The United States Geological Survey’s (USGS) Planetary Geologic Map Coordination Group (Flagstaff, Ariz.) surveyed planetary geoscience map makers and users to determine the importance, relevance, and usability of such products to their planetary science research and to current and future needs of the planetary science community. This survey was prepared because the planetary science community lacks a modern assessment of the value invested in geoscience map products and processes (including the diverse scientific and technical personnel who add to and maintain this infrastructure) and a strategy that ensures these efforts appropriately prioritize mapping efforts across all solid surface bodies in the Solar System.
A 30-question survey was conducted through an online questionnaire and was designed to (1) take <10 minutes, (2) instill a sense that responses would be acted upon, and (3) encourage community participation through a user-friendly interface. The survey made a distinction between “standardized” geoscience maps (those published by the USGS that require adherence to specific cartographic standards, conventions, and principles) and “non-standardized” geoscience maps (those published by other venues such as peer-reviewed journals that are not required to, but might, adhere to some cartographic standards, conventions, and principles). The survey was opened on Sunday, March 18, 2017 (to coincide with the annual Lunar and Planetary Science Conference in The Woodlands, Tex.) and was closed on Thursday, May 25, 2017. There was a total of 265 unique responses that were formulated into 17 unique findings that were matched with one or more recommendations to be addressed by the planetary science community.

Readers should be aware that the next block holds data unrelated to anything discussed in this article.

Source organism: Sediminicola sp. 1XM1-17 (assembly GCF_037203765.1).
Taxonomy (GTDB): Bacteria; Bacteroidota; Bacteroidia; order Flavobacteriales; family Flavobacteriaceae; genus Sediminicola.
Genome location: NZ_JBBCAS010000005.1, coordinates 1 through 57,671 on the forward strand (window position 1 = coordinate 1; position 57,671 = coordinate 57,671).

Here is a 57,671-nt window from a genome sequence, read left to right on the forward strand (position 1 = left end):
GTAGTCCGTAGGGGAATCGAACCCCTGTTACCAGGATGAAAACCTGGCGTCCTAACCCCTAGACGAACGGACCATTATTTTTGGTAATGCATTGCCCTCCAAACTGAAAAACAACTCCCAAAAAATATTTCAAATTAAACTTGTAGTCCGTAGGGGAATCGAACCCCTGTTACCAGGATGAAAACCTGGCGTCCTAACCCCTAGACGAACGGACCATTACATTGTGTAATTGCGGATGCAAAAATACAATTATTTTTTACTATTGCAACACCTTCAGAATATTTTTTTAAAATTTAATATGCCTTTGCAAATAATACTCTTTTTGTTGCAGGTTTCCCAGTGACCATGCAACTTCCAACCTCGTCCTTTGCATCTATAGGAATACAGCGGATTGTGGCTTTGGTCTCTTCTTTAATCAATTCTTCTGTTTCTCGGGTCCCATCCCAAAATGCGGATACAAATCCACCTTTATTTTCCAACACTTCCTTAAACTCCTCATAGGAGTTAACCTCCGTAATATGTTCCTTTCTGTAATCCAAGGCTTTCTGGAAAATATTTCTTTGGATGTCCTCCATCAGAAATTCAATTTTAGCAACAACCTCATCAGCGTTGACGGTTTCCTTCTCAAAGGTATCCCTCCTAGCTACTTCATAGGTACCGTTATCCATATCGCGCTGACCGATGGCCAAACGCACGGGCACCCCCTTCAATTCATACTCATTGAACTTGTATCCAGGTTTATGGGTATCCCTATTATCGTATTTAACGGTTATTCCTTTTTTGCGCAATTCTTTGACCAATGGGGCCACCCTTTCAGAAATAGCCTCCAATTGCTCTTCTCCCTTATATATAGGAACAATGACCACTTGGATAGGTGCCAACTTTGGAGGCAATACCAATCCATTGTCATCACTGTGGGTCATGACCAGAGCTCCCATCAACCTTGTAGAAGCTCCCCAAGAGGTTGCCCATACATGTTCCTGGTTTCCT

|Title||Planetary geologic mapping—Program status and future needs|
|Authors||James A. Skinner, Alexandra E. Huff, Corey M. Fortezzo, Tenielle Gaither, Trent M. Hare, Marc A. Hunter, Holly Buban|
|Publication Subtype||USGS Numbered Series|
|Series Title||Open-File Report|
|Record Source||USGS Publications Warehouse|
|USGS Organization||Astrogeology Science Center|